Because you can head here for a more detailed plot summery, I will keep my retelling brief. Instead, I'd rather focus on this film's connections to international cinema and the questions it raises for me about the expectations for women in nationalist narratives. [This post will be rife with spoilers, as it's impossible to say anything about this film's message without discussing the final scene. You have been warned.]
Swiftly, the survivor is captured and discovered to be carrying some mysterious war intelligence for the White Army. This makes him a valuable prisoner indeed, and Maria is tasked with watching over him. But because he looks and acts rather
It's still near enough to no man's land to provide some thrills, however.
*Biggest spoilers below*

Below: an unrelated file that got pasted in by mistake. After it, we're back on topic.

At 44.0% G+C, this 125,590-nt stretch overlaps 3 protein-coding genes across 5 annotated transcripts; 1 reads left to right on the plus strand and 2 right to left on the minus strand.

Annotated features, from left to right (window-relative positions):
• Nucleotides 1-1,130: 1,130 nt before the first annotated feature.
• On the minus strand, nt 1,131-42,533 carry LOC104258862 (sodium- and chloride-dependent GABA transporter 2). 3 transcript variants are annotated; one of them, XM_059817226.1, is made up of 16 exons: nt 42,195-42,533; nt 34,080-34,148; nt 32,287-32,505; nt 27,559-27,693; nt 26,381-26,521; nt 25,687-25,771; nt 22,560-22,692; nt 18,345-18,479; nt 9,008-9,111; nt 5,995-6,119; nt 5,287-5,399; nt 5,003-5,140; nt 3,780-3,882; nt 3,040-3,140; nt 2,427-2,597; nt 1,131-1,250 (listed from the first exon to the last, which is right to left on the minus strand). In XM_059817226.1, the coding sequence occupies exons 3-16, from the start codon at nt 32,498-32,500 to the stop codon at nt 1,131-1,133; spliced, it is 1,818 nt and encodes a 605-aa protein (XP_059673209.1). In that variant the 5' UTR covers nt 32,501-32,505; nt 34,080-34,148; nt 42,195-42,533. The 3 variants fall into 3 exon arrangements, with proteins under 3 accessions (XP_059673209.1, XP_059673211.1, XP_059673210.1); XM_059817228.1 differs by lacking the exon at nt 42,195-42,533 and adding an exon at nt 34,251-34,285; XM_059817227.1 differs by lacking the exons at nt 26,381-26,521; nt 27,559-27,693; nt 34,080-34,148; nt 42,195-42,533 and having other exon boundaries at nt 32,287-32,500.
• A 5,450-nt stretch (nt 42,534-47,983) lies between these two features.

Both stories trade on doomed romance that transcends earlier loyalties ... for a time. Both emphasize rejecting a beautiful enemy for a more beautiful country. Both use the desert island trope: one on an actual island, the other a snowed-in Kashmiri lodge. But while the protagonist in Fanaa has to kill the father of her son, and thus destroy her family (or save it, depending on your point of view), Maria was never a nurturing figure to begin with. It's easier to understand how her military training would take over in a moment of crisis.
I don't mention this because I think it's easier to execute one's lover than one's husband (Sophie's Choice much?), but it surprises me that in both cases, the Indian and Soviet ideals for the average woman (mother, wife, worker) are being superseded by the "higher" call or "need" of one's country. A film from India in the 50s, especially in the rather socialist Mother India (1957), sure. And in Soviet society in the 1950s, absolutely. Obviously, society trumps the individual in socialist narratives. But in Fanaa? An Indian film from the last dozen years? That's SO 60 years ago, guys. I guess nationalism and patriotism still need the same kinds of stories to achieve their ends, no matter to what country you pledge allegiance.